Congressional Republicans are backing a blanket federal hiring freeze that could hurt economic growth and stall or even reverse efforts to ensure that U.S. citizens get quality medicines. Two new reports from the U.S. Government Accountability Office find that the Food and Drug Administration needs more overseas drug inspectors to protect American consumers by checking overseas production facilities. A hiring freeze would hinder efforts to expand overseas staff.
Drugs manufactured in more than 100 countries were imported into the United States in fiscal year 2009. That year the FDA conducted just 424 foreign inspections, covering roughly 11 percent of foreign establishments. By contrast, in 2009 the FDA conducted 1,015 domestic inspections covering approximately 40 percent of domestic establishments.
GAO found in 2008 that the FDA spent most of its time looking into companies that had applied to produce a new drug instead of those already producing drugs for the U.S. market. In response the FDA set up overseas offices in the last two years and dispatched 42 staff to do two-year work rotations abroad.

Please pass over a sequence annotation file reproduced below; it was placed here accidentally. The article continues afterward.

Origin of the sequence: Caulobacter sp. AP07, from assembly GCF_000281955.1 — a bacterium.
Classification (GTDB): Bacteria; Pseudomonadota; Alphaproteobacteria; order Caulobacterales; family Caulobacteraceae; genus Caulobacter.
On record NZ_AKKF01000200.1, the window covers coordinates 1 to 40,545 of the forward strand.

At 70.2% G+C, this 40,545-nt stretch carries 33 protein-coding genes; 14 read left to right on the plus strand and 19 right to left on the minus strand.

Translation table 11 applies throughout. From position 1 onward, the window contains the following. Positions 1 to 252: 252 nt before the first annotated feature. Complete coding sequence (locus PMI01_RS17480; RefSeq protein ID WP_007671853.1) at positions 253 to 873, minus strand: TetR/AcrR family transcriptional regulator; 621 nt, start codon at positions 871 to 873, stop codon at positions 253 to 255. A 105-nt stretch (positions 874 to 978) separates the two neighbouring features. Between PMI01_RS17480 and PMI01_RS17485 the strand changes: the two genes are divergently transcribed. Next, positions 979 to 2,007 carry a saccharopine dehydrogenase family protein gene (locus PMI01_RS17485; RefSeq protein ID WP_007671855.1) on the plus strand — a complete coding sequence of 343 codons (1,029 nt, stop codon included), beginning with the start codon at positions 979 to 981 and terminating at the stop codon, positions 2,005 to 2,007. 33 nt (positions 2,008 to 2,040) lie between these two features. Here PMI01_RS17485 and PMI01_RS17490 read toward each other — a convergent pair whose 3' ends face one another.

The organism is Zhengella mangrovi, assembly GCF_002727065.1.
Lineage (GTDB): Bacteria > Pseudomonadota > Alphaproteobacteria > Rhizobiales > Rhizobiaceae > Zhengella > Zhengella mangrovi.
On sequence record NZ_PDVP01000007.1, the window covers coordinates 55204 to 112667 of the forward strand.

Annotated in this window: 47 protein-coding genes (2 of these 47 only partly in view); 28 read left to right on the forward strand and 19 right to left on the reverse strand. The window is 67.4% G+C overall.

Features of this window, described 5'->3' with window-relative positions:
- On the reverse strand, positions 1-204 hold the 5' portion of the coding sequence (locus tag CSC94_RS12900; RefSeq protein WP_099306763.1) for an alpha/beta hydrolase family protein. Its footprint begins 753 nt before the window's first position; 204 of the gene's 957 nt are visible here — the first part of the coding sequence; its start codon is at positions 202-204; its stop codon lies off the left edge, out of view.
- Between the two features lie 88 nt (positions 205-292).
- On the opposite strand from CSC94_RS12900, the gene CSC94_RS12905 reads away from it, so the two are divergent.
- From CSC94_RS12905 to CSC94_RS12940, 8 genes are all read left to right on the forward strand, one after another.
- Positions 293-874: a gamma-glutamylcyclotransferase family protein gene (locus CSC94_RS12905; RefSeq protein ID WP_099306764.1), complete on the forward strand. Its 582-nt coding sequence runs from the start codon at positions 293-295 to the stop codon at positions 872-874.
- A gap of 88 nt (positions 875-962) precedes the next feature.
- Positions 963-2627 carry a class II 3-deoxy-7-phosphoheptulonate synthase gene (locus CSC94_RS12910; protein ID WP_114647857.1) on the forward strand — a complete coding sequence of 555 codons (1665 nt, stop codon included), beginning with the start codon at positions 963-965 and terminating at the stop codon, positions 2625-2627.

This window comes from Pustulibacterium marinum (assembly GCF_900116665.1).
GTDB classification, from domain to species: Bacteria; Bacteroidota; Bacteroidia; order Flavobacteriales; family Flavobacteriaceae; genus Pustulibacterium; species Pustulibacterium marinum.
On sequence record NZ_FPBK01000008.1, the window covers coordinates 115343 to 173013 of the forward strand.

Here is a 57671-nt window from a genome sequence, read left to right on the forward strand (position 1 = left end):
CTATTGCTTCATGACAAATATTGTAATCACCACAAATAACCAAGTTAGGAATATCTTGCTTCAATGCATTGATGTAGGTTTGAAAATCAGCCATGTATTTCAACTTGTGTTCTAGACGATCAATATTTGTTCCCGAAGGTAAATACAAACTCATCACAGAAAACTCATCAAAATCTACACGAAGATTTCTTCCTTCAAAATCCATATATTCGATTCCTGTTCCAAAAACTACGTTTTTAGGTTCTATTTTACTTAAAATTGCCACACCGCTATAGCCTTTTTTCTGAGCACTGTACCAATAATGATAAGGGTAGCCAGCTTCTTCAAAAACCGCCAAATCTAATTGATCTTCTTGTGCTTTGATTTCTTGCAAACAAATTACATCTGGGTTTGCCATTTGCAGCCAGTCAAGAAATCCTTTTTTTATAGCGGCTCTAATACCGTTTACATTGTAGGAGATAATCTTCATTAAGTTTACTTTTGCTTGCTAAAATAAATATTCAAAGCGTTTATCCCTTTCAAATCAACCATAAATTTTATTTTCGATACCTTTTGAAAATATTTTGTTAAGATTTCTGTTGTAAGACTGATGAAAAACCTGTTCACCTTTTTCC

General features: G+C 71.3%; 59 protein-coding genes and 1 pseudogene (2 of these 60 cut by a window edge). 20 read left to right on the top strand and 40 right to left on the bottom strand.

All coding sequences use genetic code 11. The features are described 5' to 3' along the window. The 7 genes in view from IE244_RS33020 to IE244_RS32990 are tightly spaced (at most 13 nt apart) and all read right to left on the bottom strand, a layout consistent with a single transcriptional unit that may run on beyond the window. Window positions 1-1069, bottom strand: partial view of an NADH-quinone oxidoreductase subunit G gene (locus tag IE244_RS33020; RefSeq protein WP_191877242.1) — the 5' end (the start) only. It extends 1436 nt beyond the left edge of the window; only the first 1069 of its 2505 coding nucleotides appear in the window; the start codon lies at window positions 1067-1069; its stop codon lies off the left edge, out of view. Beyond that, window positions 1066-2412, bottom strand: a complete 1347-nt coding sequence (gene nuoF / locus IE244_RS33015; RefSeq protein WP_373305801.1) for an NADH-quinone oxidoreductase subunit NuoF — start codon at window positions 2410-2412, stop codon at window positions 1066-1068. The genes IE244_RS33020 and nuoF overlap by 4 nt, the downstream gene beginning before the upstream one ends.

But the FDA is challenged to fill positions in some of the new office locations, the GAO found, notably after staff reported a reduction in their pay when they went overseas. The GAO recommended that the FDA develop a workforce plan to help recruit and retain overseas staff. The FDA agreed with GAO’s recommendations.
Under a hiring freeze the FDA would potentially not be able to bring in new overseas staff, making it more difficult for the agency to monitor incoming drugs. This is yet another reason why the freeze is a bad idea.
Pratap Chatterjee joined the Center for American Progress in September 2010 as a Visiting Fellow. His work at the Center focuses on federal procurement reform.
For more on how Republican plans to freeze federal hiring would also chill economic growth, see: